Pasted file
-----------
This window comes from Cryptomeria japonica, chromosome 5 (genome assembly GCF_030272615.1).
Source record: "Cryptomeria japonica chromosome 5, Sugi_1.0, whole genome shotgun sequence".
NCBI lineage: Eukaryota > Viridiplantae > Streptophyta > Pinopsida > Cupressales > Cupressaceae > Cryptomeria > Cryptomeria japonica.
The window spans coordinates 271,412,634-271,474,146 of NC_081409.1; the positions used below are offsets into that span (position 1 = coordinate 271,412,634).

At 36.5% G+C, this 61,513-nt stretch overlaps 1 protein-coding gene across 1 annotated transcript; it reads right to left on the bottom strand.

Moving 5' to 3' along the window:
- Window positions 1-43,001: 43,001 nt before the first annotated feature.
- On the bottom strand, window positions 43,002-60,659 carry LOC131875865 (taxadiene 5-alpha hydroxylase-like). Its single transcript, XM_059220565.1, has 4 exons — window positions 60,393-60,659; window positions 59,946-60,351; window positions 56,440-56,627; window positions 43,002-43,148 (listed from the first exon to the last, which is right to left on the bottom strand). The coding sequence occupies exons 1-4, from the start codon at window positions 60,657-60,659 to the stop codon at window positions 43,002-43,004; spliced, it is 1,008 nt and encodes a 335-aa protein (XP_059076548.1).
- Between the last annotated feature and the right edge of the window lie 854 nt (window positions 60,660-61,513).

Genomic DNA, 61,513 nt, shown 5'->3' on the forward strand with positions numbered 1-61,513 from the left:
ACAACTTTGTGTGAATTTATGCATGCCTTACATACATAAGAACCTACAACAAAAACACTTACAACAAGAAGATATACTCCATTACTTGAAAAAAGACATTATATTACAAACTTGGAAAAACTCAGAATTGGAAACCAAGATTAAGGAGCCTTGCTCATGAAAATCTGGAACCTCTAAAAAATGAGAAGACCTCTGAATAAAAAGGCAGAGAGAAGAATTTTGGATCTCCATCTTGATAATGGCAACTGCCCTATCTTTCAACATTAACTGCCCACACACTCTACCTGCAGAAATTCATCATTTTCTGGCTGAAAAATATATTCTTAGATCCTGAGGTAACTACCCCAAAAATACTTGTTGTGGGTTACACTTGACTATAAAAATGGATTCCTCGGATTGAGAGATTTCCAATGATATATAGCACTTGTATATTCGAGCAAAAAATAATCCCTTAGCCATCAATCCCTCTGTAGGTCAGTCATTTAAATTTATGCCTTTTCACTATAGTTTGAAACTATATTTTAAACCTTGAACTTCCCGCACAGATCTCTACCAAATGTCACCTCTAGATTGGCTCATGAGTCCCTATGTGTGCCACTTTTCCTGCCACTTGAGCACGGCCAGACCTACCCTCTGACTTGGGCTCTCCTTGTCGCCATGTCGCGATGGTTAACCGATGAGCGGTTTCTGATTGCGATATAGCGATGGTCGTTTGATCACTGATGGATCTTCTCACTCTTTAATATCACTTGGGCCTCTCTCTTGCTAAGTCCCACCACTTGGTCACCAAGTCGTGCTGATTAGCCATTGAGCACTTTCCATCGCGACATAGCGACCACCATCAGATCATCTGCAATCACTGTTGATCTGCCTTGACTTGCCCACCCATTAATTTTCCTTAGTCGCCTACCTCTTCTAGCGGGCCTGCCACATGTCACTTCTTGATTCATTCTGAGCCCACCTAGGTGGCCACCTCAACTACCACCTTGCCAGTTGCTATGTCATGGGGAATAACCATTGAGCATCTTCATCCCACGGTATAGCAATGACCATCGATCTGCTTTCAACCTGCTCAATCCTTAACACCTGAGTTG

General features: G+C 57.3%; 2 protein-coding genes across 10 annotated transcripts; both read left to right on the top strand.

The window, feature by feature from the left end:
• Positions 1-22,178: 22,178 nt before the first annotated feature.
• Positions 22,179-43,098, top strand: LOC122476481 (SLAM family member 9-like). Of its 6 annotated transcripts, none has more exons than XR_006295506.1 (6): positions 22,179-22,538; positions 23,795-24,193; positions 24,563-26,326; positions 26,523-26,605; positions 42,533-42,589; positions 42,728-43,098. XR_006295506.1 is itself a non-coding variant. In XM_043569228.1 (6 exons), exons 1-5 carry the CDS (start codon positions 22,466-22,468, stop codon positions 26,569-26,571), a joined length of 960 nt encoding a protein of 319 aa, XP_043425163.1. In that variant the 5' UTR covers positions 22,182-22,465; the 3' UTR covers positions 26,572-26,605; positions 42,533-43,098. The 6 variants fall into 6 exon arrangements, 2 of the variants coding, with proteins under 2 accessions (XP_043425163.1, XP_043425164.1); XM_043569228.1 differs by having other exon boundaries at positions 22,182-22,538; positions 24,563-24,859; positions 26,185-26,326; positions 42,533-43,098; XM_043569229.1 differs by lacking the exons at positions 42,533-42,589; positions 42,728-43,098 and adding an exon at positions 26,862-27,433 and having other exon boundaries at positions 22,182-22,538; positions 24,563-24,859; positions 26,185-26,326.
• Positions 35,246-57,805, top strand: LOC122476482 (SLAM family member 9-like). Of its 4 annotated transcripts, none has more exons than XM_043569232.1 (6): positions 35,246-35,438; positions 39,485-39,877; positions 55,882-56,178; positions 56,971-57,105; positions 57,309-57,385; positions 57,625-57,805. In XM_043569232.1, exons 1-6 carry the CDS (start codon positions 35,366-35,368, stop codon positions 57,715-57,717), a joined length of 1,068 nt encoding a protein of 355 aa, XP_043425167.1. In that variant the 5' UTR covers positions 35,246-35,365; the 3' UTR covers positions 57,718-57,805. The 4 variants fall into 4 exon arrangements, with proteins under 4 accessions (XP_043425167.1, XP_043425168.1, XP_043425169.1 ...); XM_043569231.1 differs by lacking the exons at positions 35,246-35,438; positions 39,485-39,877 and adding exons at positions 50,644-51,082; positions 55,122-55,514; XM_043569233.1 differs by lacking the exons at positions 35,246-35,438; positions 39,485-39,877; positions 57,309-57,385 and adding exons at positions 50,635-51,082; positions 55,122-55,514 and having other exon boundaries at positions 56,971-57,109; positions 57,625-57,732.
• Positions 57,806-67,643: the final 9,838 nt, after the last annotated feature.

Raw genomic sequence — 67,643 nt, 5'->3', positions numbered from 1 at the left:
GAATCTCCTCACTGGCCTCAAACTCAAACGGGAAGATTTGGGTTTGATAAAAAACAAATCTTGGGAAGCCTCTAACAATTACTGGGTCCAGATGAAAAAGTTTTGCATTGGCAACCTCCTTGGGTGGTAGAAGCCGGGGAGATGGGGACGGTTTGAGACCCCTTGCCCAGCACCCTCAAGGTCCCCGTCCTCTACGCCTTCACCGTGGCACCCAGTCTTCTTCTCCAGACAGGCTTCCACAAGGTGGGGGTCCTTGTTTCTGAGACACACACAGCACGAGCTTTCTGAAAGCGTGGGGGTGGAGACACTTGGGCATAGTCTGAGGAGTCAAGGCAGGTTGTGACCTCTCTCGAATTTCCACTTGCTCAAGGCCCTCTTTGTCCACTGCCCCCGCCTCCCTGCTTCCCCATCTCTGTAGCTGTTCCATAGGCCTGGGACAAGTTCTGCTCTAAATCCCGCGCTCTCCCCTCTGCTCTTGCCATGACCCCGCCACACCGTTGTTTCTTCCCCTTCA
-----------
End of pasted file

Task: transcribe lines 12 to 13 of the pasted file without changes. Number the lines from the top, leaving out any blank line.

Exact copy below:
General features: G+C 57.3%; 2 protein-coding genes across 10 annotated transcripts; both read left to right on the top strand.

The window, feature by feature from the left end: